The Azores Islands have lately been attracting attention as a destination for adventurous travelers, and anyone looking to spend some time in a long-isolated place where nature rules, history is ever-present and a traditional maritime culture endures. The nine-island archipelago in the North Atlantic, an autonomous region of Portugal, is courting visitors with an increase in flights from North America and Europe. (Azores Airlines just added a new route between Boston and Barcelona that allows for a week-long stop in Azores to its existing flights to the islands and Lisbon from Montreal, Toronto and Providence. Ryan Air offers flights from London, Porto and Lisbon.)
As the buzz builds about the Azores’ volcanic lakes, lush green hills and coastline bordered by black rock cliffs, its food is also gaining a reputation. Azorean wine, cheese, butter, tuna and beef are all things to write home about, and, most recently, the islands’ restaurant offering has being energized by young Azoreans — some who have returned to the island after living elsewhere, chefs from mainland Portugal and restaurateurs from abroad.
Everything seems to taste good in the Azores — from toasted cheese sandwiches (tostas de queijo) to local crustaceans and of course fresh-caught fish, and even stew steamed in the sulfer-rich (and smelly) volcanic springs.
At restaurants, bars and cafes, prices are lower than in most parts of Europe (or American cities). Service is frequently slow, so be prepared to synch to the island rhythm and wait for your food. Here are 11 places to eat in Azores – most with incredible views. We’ve also included some recommendations for places to stay and things to do.
Terra Nostra Garden Hotel
In the Art Deco-style dining room of the Terra Nostra Garden Hotel, the service is as frozen in time as the décor. The special lunch is cozido, Azorean meat and vegetable stew made in a dutch oven that’s lowered into volcanic hot springs and slow-cooked underground. The hushed, high class Terra Nostra lends good taste to this typical tourist meal in Furnas on São Miguel island, where a dormant volcano creates the “natural kitchen,” and also sulfer-rich thermal pools for bathing. Diners at the restaurant can take the 100-degree waters free of charge in Terra Nostra Botanical Park, a tranquil garden lush with native flowers, ferns and trees. The garden-view rooms at the hotel offer more of this perfect combination of gentility and nature; you can even walk the almost 30 acres of grounds in your hotel bathrobe. Rua pe Jose Jacinto Botelho, Furnas, São Miguel; 351 296 549 0901; bensaude.pt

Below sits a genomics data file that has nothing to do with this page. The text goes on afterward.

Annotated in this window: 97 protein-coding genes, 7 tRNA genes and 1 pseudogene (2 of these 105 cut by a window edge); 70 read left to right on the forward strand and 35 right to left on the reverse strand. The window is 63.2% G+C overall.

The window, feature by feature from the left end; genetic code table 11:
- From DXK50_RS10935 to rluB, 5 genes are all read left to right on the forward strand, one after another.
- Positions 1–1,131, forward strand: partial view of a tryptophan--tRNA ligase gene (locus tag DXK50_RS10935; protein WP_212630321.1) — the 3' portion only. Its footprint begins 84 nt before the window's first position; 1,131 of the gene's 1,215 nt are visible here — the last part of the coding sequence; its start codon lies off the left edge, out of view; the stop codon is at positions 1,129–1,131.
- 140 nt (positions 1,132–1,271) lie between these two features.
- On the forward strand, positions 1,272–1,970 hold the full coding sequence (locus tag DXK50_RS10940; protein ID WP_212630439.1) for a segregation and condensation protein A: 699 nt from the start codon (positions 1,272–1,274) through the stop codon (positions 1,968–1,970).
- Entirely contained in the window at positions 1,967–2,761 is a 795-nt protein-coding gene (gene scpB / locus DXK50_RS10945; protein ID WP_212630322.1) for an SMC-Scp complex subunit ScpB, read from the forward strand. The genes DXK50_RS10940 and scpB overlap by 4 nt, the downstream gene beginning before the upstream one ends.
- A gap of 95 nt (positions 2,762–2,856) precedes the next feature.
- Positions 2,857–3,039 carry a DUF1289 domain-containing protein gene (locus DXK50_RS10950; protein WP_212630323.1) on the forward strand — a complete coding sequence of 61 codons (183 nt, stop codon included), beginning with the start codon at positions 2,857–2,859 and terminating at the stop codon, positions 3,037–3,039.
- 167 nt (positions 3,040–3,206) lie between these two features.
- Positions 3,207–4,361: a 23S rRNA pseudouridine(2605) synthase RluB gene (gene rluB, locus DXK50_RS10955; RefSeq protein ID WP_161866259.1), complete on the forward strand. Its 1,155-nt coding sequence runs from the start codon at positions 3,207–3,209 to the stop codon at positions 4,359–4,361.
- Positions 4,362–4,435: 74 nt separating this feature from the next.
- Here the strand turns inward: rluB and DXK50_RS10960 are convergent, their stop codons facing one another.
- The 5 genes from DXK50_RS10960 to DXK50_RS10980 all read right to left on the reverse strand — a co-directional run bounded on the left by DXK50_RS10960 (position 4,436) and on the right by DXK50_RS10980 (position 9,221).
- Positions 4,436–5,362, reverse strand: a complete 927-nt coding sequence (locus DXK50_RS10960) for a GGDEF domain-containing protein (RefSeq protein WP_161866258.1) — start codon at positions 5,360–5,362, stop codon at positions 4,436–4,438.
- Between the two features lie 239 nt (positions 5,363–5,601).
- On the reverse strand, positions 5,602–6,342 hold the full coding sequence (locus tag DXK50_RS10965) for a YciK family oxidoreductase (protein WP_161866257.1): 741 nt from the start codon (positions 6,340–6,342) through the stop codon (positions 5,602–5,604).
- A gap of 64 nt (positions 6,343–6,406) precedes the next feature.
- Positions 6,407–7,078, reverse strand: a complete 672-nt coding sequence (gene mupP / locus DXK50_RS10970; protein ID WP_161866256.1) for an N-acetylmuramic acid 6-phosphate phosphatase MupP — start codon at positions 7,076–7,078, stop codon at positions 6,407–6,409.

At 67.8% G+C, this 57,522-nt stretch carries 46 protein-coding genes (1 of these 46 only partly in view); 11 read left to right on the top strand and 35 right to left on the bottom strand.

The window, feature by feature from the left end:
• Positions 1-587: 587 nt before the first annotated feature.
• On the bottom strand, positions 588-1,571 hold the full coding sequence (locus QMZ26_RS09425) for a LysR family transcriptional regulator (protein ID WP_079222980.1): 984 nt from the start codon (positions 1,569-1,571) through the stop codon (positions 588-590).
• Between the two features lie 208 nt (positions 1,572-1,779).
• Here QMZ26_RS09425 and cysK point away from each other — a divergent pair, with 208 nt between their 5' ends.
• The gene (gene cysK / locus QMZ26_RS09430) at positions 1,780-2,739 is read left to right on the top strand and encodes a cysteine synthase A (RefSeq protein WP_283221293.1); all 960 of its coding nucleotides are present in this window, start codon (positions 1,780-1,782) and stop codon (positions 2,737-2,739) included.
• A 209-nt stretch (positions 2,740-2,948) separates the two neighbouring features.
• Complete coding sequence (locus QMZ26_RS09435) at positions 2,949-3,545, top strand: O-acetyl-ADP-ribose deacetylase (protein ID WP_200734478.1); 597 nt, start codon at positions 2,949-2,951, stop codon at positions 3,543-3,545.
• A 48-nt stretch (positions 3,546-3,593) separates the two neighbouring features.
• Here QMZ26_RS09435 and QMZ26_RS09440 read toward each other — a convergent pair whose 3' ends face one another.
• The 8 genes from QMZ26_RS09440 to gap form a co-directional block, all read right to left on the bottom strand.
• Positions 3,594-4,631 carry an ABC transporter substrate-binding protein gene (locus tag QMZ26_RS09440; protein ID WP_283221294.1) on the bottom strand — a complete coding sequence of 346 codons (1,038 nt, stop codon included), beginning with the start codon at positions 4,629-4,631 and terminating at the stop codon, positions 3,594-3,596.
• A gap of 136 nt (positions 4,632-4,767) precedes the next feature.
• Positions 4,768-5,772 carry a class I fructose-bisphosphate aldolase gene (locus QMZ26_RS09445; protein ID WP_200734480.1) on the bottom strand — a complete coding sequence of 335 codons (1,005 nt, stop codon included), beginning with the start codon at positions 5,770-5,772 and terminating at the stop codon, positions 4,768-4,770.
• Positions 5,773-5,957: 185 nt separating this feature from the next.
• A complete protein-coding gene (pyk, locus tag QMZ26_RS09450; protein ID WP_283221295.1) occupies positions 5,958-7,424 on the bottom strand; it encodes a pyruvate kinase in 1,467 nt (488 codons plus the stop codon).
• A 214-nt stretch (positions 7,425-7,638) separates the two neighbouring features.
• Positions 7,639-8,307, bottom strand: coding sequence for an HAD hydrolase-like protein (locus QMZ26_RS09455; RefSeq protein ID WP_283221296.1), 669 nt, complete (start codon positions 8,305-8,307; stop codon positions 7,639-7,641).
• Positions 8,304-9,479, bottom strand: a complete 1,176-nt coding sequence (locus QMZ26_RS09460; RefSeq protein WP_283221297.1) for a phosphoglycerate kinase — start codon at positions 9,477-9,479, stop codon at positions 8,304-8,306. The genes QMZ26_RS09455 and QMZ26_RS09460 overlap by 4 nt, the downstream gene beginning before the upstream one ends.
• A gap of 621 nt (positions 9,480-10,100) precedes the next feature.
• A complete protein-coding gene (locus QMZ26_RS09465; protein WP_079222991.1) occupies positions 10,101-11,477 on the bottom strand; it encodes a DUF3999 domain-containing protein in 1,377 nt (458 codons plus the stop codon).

Claudio Pontes is an Azores native who left the islands for the kitchens of Lisbon. The call of a slower lifestyle for his family, and the agricultural and marine abundance of the Azores brought him back to Ponta Delgada, his home city on São Miguel. “All the chefs in Lisbon are using product from the Azores,” Pontes told us over a spread of mackeral ceviche and cracas, the sculptural barnacles pried from the Atlantic rocks that contain a salty crab-like meat. “That’s my product. I realized that I had to do something here.” Pontes has since claimed a place as the island’s celebrity chef. In 2016 he opened A Terra at the Azor, São Miguel’s most design-conscious hotel. There’s a second A Terra at the Furnas Boutique Hotel, a hip spa hotel whose big thermal swimming pool was the setting for the recent Tremor Music Festival. A Terra at the Azor is a cushy modern room that looks out at the São Miguel harbor. Steak is a specialty: Pontes says he hand picks the cows destined for the table from nearby pastures, and dry ages the meat for a month. Seafood naturally is also a star here. Pontes has said he is shooting for a Michelin star with creative cuisine that echos that of acclaimed restaurants on the mainland, with starters like a bowl of deconstructed bacon and eggs with smashed peas from the restaurant garden. But A Terra is still a family-friendly hotel restaurant – there’s pizza on the menu, topped with local ingredients of course. A Terra at Azo, Avenida Dr. João Bosco Mota Amaral, 9500-765, Ponta Delgada, São Miguel; 351 296 249 900; azorhotel.com; A Terra at Furnas boutique hotel, Avenida Dr. Manuel de Arriaga, Furnas, São Miguel; 351 296 249 200 furnasboutiquehotel.com